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Gains But No Champagne On Jobless Numbers

LAEDCReported by Leon Worden,,and Mark Archuleta KHTS news.

Santa Clarita’s jobless rate continued to tumble in October, falling to 7.3 percent from 7.6 percent in September. It stood at 8.3 percent just three months earlier.

Los Angeles County saw its October jobless rate fall to 12.2 percent from 12.4 percent in September and 12.9 percent a year ago.

Associate Economist Kimberly Ritter from The Los Angeles County Economic Development Corporation (LAEDC) says the story of the recovery has been about small steps forward.

“Everything has been very incremental, so every little marginal gain that we make, I mean we’re not going to go out popping champagne corks over it, but it is good news,” said Ritter.

The outlook is not so good nationally for people under the age of 25 looking for employment. The jobless rate for them is at about 24 percent. The problem for young people, Ritter says, is that there are a lot of unemployed adults out of work who are taking jobs that normally would have gone to young people.

“So you have professional adults who lost a job, can’t get back to their field. They’re taking jobs at Target, they’re taking jobs at Wal-Mart and fast food restaurants just to make ends meet,” said Ritter.

Older workers are also delaying retirement, which means new positions aren’t opening.


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In Los Angeles County, all sectors posted gains except information services which includes motion picture producers and newspaper publishers, among others.


Public and private schools and universities led the way for the county in October. Local government added 8,100 jobs and state government added 5,400, with education services counting for almost all of the government-sector growth.

Similarly, private education and health services added a net 7,600 jobs throughout the county, with colleges, universities and professional schools responsible for 7,200 of them.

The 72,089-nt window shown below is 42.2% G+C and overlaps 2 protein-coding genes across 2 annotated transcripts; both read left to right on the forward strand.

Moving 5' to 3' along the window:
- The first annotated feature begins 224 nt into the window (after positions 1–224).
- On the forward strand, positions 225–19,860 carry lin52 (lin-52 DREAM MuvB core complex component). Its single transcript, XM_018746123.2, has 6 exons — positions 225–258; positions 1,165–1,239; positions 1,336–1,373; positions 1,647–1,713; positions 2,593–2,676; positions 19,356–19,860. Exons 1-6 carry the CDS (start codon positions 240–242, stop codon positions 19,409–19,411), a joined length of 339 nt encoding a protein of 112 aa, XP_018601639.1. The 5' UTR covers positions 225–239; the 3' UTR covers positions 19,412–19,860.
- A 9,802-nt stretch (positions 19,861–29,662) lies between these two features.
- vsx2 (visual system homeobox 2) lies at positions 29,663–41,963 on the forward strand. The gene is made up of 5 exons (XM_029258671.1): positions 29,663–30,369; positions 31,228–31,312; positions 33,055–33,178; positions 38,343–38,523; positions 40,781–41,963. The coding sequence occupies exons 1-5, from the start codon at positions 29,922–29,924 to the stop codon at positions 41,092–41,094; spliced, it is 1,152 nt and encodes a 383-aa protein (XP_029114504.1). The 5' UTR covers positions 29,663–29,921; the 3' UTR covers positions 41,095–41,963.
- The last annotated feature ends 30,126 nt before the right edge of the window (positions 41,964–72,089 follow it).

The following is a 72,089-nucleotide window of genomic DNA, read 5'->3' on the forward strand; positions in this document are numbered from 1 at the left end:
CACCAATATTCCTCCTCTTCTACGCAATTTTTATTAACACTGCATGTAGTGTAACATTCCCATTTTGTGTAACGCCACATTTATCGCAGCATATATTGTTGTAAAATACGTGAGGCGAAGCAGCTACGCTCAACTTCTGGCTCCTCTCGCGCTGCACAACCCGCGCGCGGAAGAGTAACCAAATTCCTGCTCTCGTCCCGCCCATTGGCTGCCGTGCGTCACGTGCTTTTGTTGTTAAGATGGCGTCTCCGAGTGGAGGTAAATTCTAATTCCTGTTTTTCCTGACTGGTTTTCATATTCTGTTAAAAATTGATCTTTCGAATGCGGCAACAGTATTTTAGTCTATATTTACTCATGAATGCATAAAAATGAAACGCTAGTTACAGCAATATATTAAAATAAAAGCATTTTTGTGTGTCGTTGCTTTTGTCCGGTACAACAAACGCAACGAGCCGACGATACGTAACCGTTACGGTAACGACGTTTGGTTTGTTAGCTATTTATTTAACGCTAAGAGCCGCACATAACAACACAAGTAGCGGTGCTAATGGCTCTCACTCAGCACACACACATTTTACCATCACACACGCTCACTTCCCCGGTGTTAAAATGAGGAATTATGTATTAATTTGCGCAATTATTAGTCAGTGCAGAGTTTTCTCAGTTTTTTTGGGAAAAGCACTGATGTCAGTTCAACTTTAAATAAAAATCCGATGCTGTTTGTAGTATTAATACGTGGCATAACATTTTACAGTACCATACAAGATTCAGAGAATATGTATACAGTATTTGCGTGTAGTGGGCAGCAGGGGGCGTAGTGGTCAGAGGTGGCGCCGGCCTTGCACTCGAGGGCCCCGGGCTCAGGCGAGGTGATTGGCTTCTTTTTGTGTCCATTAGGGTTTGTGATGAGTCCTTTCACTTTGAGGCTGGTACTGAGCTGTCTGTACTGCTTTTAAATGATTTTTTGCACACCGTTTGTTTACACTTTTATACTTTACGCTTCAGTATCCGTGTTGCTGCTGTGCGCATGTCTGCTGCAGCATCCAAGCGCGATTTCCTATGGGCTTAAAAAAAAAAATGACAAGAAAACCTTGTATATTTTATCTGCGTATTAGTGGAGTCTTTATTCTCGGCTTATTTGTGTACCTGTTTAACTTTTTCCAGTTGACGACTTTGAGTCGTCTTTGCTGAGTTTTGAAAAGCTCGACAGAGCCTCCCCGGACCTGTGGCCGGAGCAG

Rounding out the government sector, the federal government added 300 positions in Los Angeles County.

Construction activity picked up in the county during October as 2,000 jobs were added, as follows: Construction of buildings, up 900; specialty trade contractors, up 800; civil engineering, up 300.

Within the trade sector, wholesale trade added 900 jobs, retail trade added 900, transportation and utilities added 300.

Miscellaneous professional services added another 900 jobs in the county, leisure and hospitality added 200, and financial services added 200.

The only month-over-month loser was information services, where 1,300 positions were eliminated. Mining and logging numbers were unchanged.

Los Angeles County posted year-over-year gains in professional support and waste services (up 7,300), private education (up 6,600), leisure and hospitality (up 6,200), private health care (up 5,100), motion picture and sound recording (up 4,900), food services (up 4,900), other information services (up 3,800), arts and entertainment (up 1,300) and manufacturing (up 200).

Losers since October 2010 were government (down 4,500), miscellaneous services (down 3,500), financial activities (down 2,900), trade-transportation-utilities (down 2,600) and construction (down 1,200).

California’s unemployment rate fell to 11.7 percent in October from 11.9 percent in September and 12.5 percent in October 2010.

The nation’s unemployment rate fell to 9 percent in October from 9.1 percent in September and 9.7 percent in October 2010.

“I  think what’s happening is that we’re all starting to adjust to the reality that turnaround in the labor markets is all about marginal gains,” said Ritter.

Gains But No Champagne On Jobless Numbers

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